Too many institutions and the lack of co-ordinated legislation are hindering the fight against organised crime in the region, analysts say.
By Aleksandar Pavlevski and Svetla Dimitrova for Southeast European Times in Skopje and Sofia -- 19/02/13
Co-ordinating institutions will help police fight organised crime. [AFP]
Organised crime and corruption remain a problem in the region, despite efforts and attempts to repress it. Analysts and politicians said that institutional organisation and streamlining investigation policies will boost success in the fight.
Aside from the penal code and the criminal procedure code, which form the backbone of Bulgaria's anti-crime legislation, there are a number of other laws that focus on the specific aspects of organised crime.
Those include the law on measures against the financing of terrorism, the law on measures against money laundering, the law on combating trafficking in human beings and the law on the forfeiture of illegally obtained assets.
The existence of all those legal acts has not resulted in tangible progress in the fight against organised crime in Bulgaria, however.
One of the main reasons for this is the authorities' "rather luxurious policy" in this field in recent years, Rada Smedovska-Toneva, senior fellow in legal research at the RiskMonitor Foundation in Sofia, told SETimes. "Too many resources and efforts have been devoted to the creation of new institutions [and laws] tasked with fighting organised crime."
"The main thing the country should do is stop the chaotic production of more and more new administrative structures," she said.
"The institutionalisation of new structures is perceived as an attractive and easy way for achieving positive results. But this only seems so, because those structures need time and resources to become effectively involved in anti-crime activities," she said.
"Efforts should focus on improving the results of pre-trial proceedings, namely the collection of evidence," she added, noting the need to ensure "much better training of police officers" and "better co-ordination between investigation and prosecution."
The organisational problem is the same in Macedonia.
In 2012, the number of organised crime cases fell in Tetovo, a town that statistically ranks as one of the country's most criminal. In 2012, 10 cases of organised crime were unearthed by police, six less than in 2011, according to Marjan Josifovski, interior ministry spokesman in Tetovo.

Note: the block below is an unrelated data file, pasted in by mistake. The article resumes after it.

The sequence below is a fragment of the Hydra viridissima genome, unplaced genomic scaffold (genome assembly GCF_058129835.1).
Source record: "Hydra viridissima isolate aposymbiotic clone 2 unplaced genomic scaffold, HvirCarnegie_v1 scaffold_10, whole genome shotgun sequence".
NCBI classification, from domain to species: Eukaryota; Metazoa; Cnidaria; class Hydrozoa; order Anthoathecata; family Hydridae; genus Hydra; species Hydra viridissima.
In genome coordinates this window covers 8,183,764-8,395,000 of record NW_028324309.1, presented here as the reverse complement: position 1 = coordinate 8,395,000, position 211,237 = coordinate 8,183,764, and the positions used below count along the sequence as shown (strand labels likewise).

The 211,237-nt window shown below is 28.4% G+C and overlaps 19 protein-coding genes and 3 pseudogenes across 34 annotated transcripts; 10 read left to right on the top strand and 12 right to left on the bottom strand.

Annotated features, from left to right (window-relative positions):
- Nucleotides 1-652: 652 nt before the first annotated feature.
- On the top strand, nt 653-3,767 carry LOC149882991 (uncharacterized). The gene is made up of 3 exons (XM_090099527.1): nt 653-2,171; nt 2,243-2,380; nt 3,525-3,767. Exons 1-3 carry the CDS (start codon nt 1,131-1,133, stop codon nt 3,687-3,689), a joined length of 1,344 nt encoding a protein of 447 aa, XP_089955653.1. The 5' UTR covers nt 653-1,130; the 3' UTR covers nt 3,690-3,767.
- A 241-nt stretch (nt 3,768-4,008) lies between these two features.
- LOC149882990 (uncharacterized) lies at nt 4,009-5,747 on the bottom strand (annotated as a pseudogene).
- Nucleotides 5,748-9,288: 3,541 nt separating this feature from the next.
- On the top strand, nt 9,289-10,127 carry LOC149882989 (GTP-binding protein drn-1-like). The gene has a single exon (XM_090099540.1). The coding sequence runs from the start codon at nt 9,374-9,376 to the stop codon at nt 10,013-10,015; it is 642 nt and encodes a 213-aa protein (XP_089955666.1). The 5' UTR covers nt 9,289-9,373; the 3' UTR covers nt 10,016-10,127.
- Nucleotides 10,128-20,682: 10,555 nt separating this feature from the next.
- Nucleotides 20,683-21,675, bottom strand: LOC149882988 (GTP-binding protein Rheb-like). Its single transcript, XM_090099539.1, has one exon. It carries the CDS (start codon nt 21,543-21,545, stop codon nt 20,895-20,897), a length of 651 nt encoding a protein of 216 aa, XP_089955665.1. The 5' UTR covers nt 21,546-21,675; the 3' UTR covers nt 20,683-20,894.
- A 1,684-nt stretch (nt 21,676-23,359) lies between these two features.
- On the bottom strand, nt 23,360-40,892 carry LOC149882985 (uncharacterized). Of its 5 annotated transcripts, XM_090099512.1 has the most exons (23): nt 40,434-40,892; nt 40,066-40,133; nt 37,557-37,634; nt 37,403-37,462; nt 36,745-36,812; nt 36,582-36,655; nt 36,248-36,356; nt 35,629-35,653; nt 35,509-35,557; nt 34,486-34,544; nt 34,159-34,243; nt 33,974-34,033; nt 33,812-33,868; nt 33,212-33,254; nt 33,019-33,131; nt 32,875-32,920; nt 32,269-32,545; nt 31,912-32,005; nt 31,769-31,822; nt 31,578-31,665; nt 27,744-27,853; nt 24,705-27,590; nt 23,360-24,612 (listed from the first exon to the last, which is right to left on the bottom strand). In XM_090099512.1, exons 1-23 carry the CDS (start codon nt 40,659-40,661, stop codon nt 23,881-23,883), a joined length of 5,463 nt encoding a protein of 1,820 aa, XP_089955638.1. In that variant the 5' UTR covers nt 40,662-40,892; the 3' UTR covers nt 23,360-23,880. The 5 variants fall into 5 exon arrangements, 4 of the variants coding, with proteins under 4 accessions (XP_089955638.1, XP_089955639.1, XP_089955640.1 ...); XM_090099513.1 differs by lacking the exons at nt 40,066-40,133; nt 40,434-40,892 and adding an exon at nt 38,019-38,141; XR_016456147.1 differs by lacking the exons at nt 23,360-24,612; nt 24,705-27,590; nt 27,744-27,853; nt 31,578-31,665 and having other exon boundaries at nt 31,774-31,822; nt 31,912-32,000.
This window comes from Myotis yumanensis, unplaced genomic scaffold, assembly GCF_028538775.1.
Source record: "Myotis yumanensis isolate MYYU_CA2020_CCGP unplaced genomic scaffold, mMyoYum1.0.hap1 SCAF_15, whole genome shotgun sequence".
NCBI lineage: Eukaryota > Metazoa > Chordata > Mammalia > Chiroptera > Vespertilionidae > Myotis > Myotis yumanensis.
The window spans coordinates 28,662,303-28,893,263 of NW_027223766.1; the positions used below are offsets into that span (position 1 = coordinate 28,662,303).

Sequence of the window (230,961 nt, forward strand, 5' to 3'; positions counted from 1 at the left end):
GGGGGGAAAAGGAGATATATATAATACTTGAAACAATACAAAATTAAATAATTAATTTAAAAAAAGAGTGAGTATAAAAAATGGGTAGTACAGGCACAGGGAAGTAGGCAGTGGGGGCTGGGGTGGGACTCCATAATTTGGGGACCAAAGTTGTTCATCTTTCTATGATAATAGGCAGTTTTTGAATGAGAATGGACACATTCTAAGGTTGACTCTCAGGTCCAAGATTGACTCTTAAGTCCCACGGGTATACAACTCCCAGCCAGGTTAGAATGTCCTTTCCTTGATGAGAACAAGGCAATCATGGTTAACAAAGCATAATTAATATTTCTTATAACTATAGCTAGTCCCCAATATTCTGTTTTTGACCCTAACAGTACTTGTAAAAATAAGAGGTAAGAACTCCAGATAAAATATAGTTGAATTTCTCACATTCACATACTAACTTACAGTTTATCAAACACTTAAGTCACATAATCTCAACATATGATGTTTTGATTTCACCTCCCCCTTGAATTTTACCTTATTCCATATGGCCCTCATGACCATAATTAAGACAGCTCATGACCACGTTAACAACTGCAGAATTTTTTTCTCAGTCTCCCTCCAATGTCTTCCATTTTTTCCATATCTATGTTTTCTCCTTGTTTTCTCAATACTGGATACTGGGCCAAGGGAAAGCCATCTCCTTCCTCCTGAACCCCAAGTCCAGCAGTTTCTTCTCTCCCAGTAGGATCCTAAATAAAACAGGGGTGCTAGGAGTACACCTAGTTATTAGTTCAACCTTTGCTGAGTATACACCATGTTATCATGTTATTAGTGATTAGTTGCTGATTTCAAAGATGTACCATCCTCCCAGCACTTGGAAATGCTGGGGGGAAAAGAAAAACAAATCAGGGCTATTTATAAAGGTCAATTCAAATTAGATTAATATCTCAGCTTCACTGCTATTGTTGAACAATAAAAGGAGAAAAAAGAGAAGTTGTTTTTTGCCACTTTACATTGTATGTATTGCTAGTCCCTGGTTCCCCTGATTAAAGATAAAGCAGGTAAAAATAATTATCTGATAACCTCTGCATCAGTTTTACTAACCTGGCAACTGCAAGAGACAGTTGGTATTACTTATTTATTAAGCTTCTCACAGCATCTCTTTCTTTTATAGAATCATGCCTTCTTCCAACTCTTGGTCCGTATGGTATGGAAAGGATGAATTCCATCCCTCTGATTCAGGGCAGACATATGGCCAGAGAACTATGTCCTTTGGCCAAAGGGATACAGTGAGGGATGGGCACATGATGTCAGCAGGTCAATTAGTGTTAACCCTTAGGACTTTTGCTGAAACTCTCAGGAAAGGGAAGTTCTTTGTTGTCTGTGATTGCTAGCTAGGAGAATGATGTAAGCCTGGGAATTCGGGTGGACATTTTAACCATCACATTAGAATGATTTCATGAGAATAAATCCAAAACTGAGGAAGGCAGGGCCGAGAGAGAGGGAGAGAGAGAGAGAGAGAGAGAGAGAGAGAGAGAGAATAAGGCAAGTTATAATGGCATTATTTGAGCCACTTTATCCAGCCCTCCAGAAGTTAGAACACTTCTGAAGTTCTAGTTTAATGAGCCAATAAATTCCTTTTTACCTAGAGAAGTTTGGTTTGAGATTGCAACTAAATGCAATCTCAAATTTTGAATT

"Unlike a few years ago, last year and in 2011 significantly reduced the number of cases with circulation of counterfeit banknotes," Josifovski told SETimes.
"One of the problems that Macedonia faces when it comes to organised crime is the inability to accurately qualify the work and organisation of the offenders in the pre-investigation and investigation procedures. The problem can be found in the institutional capacities, professionalism and competence in dealing [with the situations]," Frosina Remenskia, a professor at the Faculty of Security in Skopje, told SETimes.
"The key problem is the fact that the public prosecution as a central institution in the fight against organised crime and the ministry of interior as a service institution in the prosecutor's investigation still do not have staff potentials that will ensure efficient and independent fight against organised crime," Remenski said.
Zoran Jachev, former president of the Macedonian NGO Transparency, agrees. "The strategy," he said, "is just a copy of some others which proved to be inefficient in other countries."
According to Jachev, pressure from the international community to fight corruption and organised crime is likely to be so persistent that the government will have no other choice. But the fight in Macedonia, he said, must be co-ordinated, not duplicated.